“Whether the subject is climate change or the life span of unicorns, when you cite demonstrable facts to counter another person’s belief, a phenomenon that researchers call 'the backfire effect' takes over.
Your brilliant marshaling of data not only fails to persuade the believer, it backfires and strengthens his or her belief. The believer doubles down on his or her position — and the two of you are more polarized than ever.”
“Whether you’re leading other people or leading the follower in you, the obstacles to achieving your goals are the same.”
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What Got You Here Won't Get You There Quotes
“A leader who cannot shoulder the blame is not someone we will follow blindly into battle. We instinctively question that individual’s character, dependability, and loyalty to us. And so we hold back on our loyalty to him or her.”
“An old Buddhist parable illustrates the challenge — and the value — of letting go of the past. Two monks were strolling by a stream on their way home to the monastery. They were startled by the sound of a young woman in a bridal gown, sitting by the stream, crying softly. Tears rolled down her cheeks as she gazed across the water. She needed to cross to get to her wedding, but she was fearful that doing so might ruin her beautiful handmade gown.
In this particular sect, monks were prohibited from touching women. But one monk was filled with compassion for the bride. Ignoring the sanction, he hoisted the woman on his shoulders and carried her across the stream — assisting her journey and saving her gown.
She smiled and bowed with gratitude as the monk splashed his way back across the stream to rejoin his companion. The second monk was livid. ‘How could you do that?’ he scolded. ‘You know we are forbidden to touch a woman, much less pick one up and carry her around!’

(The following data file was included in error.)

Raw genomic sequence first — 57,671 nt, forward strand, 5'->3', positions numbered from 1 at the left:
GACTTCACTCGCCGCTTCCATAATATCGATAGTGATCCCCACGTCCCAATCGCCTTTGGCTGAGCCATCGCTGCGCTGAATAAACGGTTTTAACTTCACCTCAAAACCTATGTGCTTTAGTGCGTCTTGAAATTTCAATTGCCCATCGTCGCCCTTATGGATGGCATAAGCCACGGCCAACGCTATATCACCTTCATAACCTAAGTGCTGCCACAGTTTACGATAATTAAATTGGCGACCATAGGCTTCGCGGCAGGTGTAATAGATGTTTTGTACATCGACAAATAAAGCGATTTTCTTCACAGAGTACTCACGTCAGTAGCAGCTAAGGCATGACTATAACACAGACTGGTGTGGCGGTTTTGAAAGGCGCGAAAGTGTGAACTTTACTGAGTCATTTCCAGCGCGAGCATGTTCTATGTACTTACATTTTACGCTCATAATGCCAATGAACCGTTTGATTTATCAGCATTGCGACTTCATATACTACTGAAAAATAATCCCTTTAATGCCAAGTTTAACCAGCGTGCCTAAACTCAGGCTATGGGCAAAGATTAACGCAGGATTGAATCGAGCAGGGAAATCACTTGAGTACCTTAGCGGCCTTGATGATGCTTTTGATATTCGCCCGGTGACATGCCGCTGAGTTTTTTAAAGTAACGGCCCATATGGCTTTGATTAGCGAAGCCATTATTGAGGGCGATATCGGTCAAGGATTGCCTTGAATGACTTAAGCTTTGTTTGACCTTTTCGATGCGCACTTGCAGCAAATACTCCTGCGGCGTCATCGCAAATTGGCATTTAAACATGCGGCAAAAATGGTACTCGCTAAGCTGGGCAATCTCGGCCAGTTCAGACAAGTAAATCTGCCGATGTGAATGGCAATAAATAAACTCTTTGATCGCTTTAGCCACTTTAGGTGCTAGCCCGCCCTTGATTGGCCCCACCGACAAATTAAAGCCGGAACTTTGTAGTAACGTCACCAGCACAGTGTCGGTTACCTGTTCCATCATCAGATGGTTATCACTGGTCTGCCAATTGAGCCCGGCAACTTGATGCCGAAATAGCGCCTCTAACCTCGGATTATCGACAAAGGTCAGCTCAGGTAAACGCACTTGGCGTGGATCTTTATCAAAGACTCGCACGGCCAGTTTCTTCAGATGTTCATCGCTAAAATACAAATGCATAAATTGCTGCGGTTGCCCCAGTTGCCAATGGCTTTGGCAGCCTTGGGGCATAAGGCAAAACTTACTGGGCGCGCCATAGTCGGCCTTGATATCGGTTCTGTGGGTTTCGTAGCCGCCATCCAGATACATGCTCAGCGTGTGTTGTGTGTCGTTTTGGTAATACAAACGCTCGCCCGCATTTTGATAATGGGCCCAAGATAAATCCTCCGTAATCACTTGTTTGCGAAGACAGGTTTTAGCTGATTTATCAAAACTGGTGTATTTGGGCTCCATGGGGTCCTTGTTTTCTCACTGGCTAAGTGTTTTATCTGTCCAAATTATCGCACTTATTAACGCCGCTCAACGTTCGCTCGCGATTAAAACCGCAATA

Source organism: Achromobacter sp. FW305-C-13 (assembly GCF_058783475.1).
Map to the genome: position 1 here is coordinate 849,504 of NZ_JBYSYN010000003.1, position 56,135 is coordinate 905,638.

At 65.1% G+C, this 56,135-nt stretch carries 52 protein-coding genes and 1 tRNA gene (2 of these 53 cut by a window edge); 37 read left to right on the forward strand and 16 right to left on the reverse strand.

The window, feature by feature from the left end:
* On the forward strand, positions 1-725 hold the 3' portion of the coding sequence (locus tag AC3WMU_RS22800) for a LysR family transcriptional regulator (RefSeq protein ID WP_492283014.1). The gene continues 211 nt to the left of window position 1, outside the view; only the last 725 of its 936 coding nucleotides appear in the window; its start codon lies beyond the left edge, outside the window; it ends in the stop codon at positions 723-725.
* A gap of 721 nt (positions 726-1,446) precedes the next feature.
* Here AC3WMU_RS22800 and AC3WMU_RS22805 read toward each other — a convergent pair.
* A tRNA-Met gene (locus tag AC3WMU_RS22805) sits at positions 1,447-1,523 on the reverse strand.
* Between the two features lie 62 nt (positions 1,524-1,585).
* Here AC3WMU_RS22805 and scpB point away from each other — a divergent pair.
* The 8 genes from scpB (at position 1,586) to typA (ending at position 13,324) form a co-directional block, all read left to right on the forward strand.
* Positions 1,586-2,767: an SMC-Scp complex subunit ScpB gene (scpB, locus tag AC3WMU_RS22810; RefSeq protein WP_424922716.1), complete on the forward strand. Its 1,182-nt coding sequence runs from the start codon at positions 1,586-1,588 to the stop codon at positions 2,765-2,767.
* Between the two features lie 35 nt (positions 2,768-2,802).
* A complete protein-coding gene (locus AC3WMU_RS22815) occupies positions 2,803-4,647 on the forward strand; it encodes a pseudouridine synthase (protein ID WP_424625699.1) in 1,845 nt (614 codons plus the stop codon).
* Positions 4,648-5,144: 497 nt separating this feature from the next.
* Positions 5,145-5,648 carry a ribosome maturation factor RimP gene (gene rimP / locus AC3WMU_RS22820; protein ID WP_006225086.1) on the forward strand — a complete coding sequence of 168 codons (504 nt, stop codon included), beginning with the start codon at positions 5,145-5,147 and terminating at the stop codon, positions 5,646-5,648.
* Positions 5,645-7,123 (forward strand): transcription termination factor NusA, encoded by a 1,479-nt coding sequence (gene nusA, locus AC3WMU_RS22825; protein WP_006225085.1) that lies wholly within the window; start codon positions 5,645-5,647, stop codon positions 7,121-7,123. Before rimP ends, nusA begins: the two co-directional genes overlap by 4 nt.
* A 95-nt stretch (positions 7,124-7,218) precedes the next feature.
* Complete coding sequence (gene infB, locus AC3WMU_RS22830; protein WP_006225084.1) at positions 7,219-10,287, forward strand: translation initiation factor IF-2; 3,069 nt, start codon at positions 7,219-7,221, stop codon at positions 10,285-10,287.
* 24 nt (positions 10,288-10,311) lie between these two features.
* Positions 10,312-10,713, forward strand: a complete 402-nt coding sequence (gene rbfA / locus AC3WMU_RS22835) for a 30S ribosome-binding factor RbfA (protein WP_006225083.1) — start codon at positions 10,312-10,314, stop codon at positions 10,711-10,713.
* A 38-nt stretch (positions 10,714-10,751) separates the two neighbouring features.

The offending monk listened in silence to a stern lecture that lasted all the way back to the monastery. His mind wandered as he felt the warm sunshine and listened to the singing birds. After returning to the monastery, he fell asleep for a few hours. He was jostled and awakened in the middle of the night by his fellow monk.
‘How could you carry that woman?’ his agitated friend cried out. ‘Someone else could have helped her across the stream. You were a bad monk.’
‘What woman?’ the sleepy monk inquired. ‘Don’t you even remember? That woman you carried across the stream,’ his colleague snapped.
‘Oh, her,’ laughed the sleepy monk. ‘I only carried her across the stream. You carried her all the way back to the monastery.’
The learning point is simple: When it comes to our flawed past, leave it at the stream. I am not suggesting that we should always let go of the past. You need feedback to scour the past and identify room for improvement. But you can’t change the past. To change you need to be sharing ideas for the future.”
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“Poor is a state of mind. Broke is, “I’m just passing through.”